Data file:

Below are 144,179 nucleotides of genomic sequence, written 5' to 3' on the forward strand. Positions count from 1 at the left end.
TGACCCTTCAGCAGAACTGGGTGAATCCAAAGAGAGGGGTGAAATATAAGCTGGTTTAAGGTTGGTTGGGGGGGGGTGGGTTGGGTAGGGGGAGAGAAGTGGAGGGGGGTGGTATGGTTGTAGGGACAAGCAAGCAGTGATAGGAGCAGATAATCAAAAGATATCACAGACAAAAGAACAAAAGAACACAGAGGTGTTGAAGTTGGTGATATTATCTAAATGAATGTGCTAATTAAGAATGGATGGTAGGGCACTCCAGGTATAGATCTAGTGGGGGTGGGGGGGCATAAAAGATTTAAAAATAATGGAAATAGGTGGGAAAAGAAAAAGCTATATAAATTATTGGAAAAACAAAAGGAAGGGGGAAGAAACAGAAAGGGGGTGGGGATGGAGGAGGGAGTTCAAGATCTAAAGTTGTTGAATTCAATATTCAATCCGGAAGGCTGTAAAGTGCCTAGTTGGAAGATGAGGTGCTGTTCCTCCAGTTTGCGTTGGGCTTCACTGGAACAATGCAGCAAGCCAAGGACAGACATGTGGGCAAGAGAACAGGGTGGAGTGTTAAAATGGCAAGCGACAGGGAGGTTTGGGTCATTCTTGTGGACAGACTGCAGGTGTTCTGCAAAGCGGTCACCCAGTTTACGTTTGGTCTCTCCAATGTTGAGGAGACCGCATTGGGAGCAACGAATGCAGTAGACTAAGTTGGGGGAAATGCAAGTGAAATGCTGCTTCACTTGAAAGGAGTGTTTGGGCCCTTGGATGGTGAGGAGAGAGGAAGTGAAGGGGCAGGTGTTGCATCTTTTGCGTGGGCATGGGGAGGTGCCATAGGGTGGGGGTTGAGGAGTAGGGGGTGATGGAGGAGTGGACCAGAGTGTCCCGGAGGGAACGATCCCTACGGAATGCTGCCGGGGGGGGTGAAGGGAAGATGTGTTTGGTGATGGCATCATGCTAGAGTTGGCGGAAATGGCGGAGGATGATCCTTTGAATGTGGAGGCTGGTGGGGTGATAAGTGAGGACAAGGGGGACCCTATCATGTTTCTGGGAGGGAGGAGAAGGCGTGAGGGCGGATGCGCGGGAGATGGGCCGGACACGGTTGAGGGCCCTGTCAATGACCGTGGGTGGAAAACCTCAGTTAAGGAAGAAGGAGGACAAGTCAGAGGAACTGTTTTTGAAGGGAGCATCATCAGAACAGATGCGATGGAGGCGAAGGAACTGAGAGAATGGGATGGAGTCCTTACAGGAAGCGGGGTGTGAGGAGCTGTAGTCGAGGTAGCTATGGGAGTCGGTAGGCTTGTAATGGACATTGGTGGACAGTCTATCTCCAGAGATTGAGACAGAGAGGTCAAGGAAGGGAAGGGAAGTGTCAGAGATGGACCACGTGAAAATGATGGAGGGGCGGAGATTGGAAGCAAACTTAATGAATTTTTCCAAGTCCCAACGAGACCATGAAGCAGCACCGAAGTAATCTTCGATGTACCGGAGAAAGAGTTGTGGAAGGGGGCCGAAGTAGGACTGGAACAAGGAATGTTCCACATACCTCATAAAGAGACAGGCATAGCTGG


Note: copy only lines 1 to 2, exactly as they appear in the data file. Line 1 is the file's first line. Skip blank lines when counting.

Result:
Below are 144,179 nucleotides of genomic sequence, written 5' to 3' on the forward strand. Positions count from 1 at the left end.
TGACCCTTCAGCAGAACTGGGTGAATCCAAAGAGAGGGGTGAAATATAAGCTGGTTTAAGGTTGGTTGGGGGGGGGTGGGTTGGGTAGGGGGAGAGAAGTGGAGGGGGGTGGTATGGTTGTAGGGACAAGCAAGCAGTGATAGGAGCAGATAATCAAAAGATATCACAGACAAAAGAACAAAAGAACACAGAGGTGTTGAAGTTGGTGATATTATCTAAATGAATGTGCTAATTAAGAATGGATGGTAGGGCACTCCAGGTATAGATCTAGTGGGGGTGGGGGGGCATAAAAGATTTAAAAATAATGGAAATAGGTGGGAAAAGAAAAAGCTATATAAATTATTGGAAAAACAAAAGGAAGGGGGAAGAAACAGAAAGGGGGTGGGGATGGAGGAGGGAGTTCAAGATCTAAAGTTGTTGAATTCAATATTCAATCCGGAAGGCTGTAAAGTGCCTAGTTGGAAGATGAGGTGCTGTTCCTCCAGTTTGCGTTGGGCTTCACTGGAACAATGCAGCAAGCCAAGGACAGACATGTGGGCAAGAGAACAGGGTGGAGTGTTAAAATGGCAAGCGACAGGGAGGTTTGGGTCATTCTTGTGGACAGACTGCAGGTGTTCTGCAAAGCGGTCACCCAGTTTACGTTTGGTCTCTCCAATGTTGAGGAGACCGCATTGGGAGCAACGAATGCAGTAGACTAAGTTGGGGGAAATGCAAGTGAAATGCTGCTTCACTTGAAAGGAGTGTTTGGGCCCTTGGATGGTGAGGAGAGAGGAAGTGAAGGGGCAGGTGTTGCATCTTTTGCGTGGGCATGGGGAGGTGCCATAGGGTGGGGGTTGAGGAGTAGGGGGTGATGGAGGAGTGGACCAGAGTGTCCCGGAGGGAACGATCCCTACGGAATGCTGCCGGGGGGGGTGAAGGGAAGATGTGTTTGGTGATGGCATCATGCTAGAGTTGGCGGAAATGGCGGAGGATGATCCTTTGAATGTGGAGGCTGGTGGGGTGATAAGTGAGGACAAGGGGGACCCTATCATGTTTCTGGGAGGGAGGAGAAGGCGTGAGGGCGGATGCGCGGGAGATGGGCCGGACACGGTTGAGGGCCCTGTCAATGACCGTGGGTGGAAAACCTCAGTTAAGGAAGAAGGAGGACAAGTCAGAGGAACTGTTTTTGAAGGGAGCATCATCAGAACAGATGCGATGGAGGCGAAGGAACTGAGAGAATGGGATGGAGTCCTTACAGGAAGCGGGGTGTGAGGAGCTGTAGTCGAGGTAGCTATGGGAGTCGGTAGGCTTGTAATGGACATTGGTGGACAGTCTATCTCCAGAGATTGAGACAGAGAGGTCAAGGAAGGGAAGGGAAGTGTCAGAGATGGACCACGTGAAAATGATGGAGGGGCGGAGATTGGAAGCAAACTTAATGAATTTTTCCAAGTCCCAACGAGACCATGAAGCAGCACCGAAGTAATCTTCGATGTACCGGAGAAAGAGTTGTGGAAGGGGGCCGAAGTAGGACTGGAACAAGGAATGTTCCACATACCTCATAAAGAGACAGGCATAGCTGG